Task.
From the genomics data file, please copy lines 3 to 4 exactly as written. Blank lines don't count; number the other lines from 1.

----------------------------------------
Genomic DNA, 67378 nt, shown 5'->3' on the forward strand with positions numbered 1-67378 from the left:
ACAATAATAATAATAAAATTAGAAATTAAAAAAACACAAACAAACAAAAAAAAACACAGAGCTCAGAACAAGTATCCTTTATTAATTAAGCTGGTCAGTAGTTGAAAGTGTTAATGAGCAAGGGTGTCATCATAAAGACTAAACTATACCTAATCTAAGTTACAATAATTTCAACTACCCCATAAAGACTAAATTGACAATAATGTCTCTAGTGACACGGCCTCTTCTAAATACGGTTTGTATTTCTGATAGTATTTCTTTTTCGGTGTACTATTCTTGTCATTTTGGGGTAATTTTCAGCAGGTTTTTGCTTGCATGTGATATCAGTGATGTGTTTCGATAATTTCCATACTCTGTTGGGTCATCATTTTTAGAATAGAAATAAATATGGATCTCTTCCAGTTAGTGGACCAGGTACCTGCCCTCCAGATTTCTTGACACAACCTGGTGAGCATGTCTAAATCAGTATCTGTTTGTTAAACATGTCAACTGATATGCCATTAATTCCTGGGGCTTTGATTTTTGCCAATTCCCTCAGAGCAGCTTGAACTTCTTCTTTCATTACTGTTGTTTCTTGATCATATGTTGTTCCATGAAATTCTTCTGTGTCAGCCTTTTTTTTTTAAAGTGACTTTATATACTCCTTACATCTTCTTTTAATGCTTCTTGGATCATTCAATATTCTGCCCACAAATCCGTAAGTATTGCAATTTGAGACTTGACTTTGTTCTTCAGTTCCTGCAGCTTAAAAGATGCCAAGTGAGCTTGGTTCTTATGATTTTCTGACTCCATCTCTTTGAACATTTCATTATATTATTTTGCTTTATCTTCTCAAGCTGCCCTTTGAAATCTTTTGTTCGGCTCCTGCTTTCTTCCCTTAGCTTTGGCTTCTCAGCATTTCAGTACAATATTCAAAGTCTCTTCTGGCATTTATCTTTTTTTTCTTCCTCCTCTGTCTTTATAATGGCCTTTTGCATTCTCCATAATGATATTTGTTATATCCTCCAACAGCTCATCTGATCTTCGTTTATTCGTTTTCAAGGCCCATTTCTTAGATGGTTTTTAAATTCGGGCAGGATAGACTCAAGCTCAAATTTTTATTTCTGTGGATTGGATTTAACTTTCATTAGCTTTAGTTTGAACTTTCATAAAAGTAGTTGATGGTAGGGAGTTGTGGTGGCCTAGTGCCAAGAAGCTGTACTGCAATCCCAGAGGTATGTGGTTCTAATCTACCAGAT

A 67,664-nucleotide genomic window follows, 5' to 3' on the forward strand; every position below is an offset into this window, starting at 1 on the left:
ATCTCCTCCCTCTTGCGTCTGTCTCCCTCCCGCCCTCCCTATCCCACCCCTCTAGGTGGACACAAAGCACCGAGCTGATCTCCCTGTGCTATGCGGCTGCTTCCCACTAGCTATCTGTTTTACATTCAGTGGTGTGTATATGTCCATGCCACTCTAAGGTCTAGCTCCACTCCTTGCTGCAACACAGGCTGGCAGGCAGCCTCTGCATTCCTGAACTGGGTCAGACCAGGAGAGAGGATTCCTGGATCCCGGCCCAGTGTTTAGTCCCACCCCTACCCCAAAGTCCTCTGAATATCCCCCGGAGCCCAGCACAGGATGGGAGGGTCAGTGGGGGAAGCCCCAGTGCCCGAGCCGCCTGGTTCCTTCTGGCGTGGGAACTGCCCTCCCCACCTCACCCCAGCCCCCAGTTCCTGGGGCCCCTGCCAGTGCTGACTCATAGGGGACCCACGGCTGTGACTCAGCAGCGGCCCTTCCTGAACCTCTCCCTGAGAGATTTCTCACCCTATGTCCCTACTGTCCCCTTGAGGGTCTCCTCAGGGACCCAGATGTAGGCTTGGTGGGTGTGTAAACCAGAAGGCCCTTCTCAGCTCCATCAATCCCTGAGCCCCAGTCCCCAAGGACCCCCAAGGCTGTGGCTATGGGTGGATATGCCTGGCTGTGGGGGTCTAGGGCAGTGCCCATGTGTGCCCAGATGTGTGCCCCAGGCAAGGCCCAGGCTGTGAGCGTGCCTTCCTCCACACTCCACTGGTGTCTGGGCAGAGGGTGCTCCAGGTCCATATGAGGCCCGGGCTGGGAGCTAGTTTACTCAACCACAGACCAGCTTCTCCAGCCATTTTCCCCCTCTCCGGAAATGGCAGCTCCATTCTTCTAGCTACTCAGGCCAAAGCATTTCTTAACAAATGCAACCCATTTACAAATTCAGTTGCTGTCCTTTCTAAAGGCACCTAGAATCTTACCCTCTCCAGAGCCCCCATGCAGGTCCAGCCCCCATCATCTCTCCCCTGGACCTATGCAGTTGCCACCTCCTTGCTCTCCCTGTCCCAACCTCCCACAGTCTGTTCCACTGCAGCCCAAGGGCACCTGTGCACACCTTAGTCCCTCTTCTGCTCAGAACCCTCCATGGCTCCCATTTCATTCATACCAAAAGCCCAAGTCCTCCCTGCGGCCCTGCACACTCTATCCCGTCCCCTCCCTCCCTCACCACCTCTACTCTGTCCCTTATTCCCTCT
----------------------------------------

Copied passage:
A 67,664-nucleotide genomic window follows, 5' to 3' on the forward strand; every position below is an offset into this window, starting at 1 on the left:
ATCTCCTCCCTCTTGCGTCTGTCTCCCTCCCGCCCTCCCTATCCCACCCCTCTAGGTGGACACAAAGCACCGAGCTGATCTCCCTGTGCTATGCGGCTGCTTCCCACTAGCTATCTGTTTTACATTCAGTGGTGTGTATATGTCCATGCCACTCTAAGGTCTAGCTCCACTCCTTGCTGCAACACAGGCTGGCAGGCAGCCTCTGCATTCCTGAACTGGGTCAGACCAGGAGAGAGGATTCCTGGATCCCGGCCCAGTGTTTAGTCCCACCCCTACCCCAAAGTCCTCTGAATATCCCCCGGAGCCCAGCACAGGATGGGAGGGTCAGTGGGGGAAGCCCCAGTGCCCGAGCCGCCTGGTTCCTTCTGGCGTGGGAACTGCCCTCCCCACCTCACCCCAGCCCCCAGTTCCTGGGGCCCCTGCCAGTGCTGACTCATAGGGGACCCACGGCTGTGACTCAGCAGCGGCCCTTCCTGAACCTCTCCCTGAGAGATTTCTCACCCTATGTCCCTACTGTCCCCTTGAGGGTCTCCTCAGGGACCCAGATGTAGGCTTGGTGGGTGTGTAAACCAGAAGGCCCTTCTCAGCTCCATCAATCCCTGAGCCCCAGTCCCCAAGGACCCCCAAGGCTGTGGCTATGGGTGGATATGCCTGGCTGTGGGGGTCTAGGGCAGTGCCCATGTGTGCCCAGATGTGTGCCCCAGGCAAGGCCCAGGCTGTGAGCGTGCCTTCCTCCACACTCCACTGGTGTCTGGGCAGAGGGTGCTCCAGGTCCATATGAGGCCCGGGCTGGGAGCTAGTTTACTCAACCACAGACCAGCTTCTCCAGCCATTTTCCCCCTCTCCGGAAATGGCAGCTCCATTCTTCTAGCTACTCAGGCCAAAGCATTTCTTAACAAATGCAACCCATTTACAAATTCAGTTGCTGTCCTTTCTAAAGGCACCTAGAATCTTACCCTCTCCAGAGCCCCCATGCAGGTCCAGCCCCCATCATCTCTCCCCTGGACCTATGCAGTTGCCACCTCCTTGCTCTCCCTGTCCCAACCTCCCACAGTCTGTTCCACTGCAGCCCAAGGGCACCTGTGCACACCTTAGTCCCTCTTCTGCTCAGAACCCTCCATGGCTCCCATTTCATTCATACCAAAAGCCCAAGTCCTCCCTGCGGCCCTGCACACTCTATCCCGTCCCCTCCCTCCCTCACCACCTCTACTCTGTCCCTTATTCCCTCT